Fanon blog post

sorry if this post is confusing, I’m not sure I even understand my own opinions, let alone the book they’re based on

In ‘The Lived Experience Of The Black Man’ chapter of Black Skin, White Masks, the narrator claims that he “was up against something irrational” in being “hated, detested, and despised…by an entire race” (Fanon, 97/98). This seemed obvious enough once I read it, but for some reason it never previously crossed my mind that the battle for race equality is a battle strictly between rationality and irrationality. But Fanon seems to be saying something along those lines. The divide between black and white people was created by, or at least still perseveres, because of the irrationality of white society’s racism. I think this theory seemed odd out of the blue due to the self-proclaimed reputation of rationality, science, and logic which Western society, (especially North American Society) has come to enjoy. This image of White culture still seems dominant, despite racism. Yet Fanon is encouraging black people to combat racism with rationality, reason and truth. Would this then be an example of ‘trying to be like the subject’, and giving white racists a taste of their own medicine? It’s very difficult to associate a complete race with irrationality vs. rationality, and the more I do this, the more racist I myself feel. But I don’t know if its possible to at least sound, a little racist when talking about racism even objectively. That may be why Fanon’s book was so jarring- because it wasn’t even trying to be objective, or politically correct. It was unabashed, shameless, and raw. Black Faces White Masks captured the issue of racism more vividly than something trying to be neutral would have.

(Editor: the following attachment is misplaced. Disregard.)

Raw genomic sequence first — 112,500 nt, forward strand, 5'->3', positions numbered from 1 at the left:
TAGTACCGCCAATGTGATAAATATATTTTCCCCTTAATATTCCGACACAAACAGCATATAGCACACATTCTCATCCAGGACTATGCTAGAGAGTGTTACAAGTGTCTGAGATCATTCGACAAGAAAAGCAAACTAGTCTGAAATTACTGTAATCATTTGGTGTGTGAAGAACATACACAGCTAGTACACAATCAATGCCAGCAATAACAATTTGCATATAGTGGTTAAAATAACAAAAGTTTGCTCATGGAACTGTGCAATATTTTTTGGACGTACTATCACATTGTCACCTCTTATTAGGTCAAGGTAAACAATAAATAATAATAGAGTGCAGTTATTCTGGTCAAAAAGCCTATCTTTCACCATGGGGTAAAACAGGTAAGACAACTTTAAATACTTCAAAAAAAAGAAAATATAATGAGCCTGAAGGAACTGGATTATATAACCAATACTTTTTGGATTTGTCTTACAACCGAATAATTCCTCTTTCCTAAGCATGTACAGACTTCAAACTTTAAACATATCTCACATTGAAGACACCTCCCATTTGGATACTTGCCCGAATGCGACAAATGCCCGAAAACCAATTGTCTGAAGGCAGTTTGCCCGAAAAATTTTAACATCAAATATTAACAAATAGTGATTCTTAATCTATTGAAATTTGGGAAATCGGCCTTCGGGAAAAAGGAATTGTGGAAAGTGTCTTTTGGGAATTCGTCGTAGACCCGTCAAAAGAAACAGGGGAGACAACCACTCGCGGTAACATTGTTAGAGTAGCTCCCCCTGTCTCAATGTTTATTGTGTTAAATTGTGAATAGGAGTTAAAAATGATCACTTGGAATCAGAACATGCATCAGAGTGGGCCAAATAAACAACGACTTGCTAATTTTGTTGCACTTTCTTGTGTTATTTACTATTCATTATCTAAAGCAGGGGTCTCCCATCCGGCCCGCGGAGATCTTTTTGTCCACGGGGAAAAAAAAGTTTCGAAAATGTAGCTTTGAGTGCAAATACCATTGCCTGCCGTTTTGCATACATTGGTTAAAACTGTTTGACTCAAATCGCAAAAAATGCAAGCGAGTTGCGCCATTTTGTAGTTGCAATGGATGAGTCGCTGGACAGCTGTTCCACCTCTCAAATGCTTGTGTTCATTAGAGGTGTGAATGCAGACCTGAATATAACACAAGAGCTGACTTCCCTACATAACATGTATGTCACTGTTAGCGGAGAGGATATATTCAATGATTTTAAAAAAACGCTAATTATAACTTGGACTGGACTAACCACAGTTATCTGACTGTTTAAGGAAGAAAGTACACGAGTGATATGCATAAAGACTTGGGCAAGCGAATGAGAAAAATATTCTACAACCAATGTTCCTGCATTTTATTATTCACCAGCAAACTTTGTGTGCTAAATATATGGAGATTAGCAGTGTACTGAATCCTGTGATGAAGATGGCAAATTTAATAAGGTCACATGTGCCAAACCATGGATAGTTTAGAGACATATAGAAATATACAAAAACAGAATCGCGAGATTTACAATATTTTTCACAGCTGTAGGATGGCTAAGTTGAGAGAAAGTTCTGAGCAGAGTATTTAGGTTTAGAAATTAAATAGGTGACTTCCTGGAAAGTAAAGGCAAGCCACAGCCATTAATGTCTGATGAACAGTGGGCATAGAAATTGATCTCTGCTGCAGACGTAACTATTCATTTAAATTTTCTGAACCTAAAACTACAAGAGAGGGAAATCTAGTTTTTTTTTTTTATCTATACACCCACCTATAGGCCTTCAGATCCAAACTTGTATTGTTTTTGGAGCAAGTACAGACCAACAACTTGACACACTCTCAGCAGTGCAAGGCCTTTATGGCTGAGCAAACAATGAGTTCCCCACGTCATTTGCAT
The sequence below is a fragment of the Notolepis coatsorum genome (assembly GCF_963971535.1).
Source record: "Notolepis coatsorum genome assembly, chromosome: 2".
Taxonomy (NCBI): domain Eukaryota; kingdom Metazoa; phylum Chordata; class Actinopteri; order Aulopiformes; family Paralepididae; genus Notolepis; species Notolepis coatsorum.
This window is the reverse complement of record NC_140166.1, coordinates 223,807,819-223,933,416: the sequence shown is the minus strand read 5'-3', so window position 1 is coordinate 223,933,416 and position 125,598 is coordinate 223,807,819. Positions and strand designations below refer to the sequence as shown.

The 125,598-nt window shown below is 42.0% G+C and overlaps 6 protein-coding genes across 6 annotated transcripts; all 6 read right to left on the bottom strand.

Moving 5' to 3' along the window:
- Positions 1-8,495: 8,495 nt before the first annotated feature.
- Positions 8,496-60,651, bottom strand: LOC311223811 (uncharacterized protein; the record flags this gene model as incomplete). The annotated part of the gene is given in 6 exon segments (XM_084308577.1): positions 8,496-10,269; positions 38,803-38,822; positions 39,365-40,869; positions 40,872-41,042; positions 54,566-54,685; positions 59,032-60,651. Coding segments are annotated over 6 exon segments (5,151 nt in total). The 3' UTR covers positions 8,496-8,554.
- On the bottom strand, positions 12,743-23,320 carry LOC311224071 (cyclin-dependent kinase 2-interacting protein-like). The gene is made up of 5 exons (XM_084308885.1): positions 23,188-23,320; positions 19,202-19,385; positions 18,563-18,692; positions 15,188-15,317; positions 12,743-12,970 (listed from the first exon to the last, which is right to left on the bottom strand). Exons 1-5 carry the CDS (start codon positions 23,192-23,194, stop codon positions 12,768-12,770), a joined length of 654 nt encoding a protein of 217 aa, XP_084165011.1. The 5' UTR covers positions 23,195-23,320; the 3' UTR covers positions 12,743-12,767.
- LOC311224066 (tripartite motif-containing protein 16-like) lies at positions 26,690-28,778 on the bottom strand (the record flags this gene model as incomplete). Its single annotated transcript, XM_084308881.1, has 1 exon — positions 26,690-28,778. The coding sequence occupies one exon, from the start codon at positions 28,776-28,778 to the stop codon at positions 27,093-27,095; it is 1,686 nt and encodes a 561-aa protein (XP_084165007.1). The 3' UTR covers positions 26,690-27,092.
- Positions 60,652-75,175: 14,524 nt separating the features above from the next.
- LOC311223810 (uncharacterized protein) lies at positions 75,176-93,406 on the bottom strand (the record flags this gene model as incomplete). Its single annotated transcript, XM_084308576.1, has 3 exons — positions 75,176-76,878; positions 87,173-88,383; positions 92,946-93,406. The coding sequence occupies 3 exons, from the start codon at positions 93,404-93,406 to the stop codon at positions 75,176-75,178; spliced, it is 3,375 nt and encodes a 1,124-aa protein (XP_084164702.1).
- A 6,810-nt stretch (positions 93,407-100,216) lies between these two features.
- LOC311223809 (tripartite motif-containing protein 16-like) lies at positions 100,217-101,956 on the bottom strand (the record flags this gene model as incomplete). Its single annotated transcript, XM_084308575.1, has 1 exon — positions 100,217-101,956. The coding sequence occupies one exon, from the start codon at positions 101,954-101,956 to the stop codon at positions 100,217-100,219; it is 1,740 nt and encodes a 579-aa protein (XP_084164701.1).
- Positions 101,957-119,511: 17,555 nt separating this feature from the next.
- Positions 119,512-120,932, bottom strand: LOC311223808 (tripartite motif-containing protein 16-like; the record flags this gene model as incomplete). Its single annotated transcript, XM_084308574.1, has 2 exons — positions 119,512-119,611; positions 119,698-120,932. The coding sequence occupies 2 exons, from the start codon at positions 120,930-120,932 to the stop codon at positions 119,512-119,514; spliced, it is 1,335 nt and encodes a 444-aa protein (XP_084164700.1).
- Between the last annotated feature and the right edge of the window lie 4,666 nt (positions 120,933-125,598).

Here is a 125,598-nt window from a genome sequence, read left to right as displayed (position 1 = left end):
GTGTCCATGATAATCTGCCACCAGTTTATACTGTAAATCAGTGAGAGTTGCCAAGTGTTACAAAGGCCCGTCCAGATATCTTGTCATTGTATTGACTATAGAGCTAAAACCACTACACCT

Northanger Abbey

Contrary to my expectations, I enjoyed Northanger Abbey abbey quite a bit, becoming strangely compelled by the story, and its characters. I think part of what I was so enamoured by was the fact that Jane Austen was able to make so much out of so little, and out of such ‘traditional’ characters. Even though the motivations of marriage, reputation, and so forth seem archaic to me, and maybe were even a bit dull to readers in Austen’s time, she is able to convey the thoughts and personalities of characters with dizzying  depth and complexity. Her writing was intimate enough that even the journey of such a seemingly dainty, foreign psyche as Catherine’s appeared as a jarring emotional roller coaster even to me. I guess what I’m getting at is Northanger Abbey demonstrates that exceptional writing can make something even as foreign to us as Regency era England transcend its own context and feel vivid and high-stakes. Not to mention that the prose was exceptionally easy to read and get through. The writing style Austen adopts may exemplify Wordsworth’s definition of bibliotherapy as writing that is the non-savage, accurate transfer of meaning and emotions through words and thoughts heavily meditated on.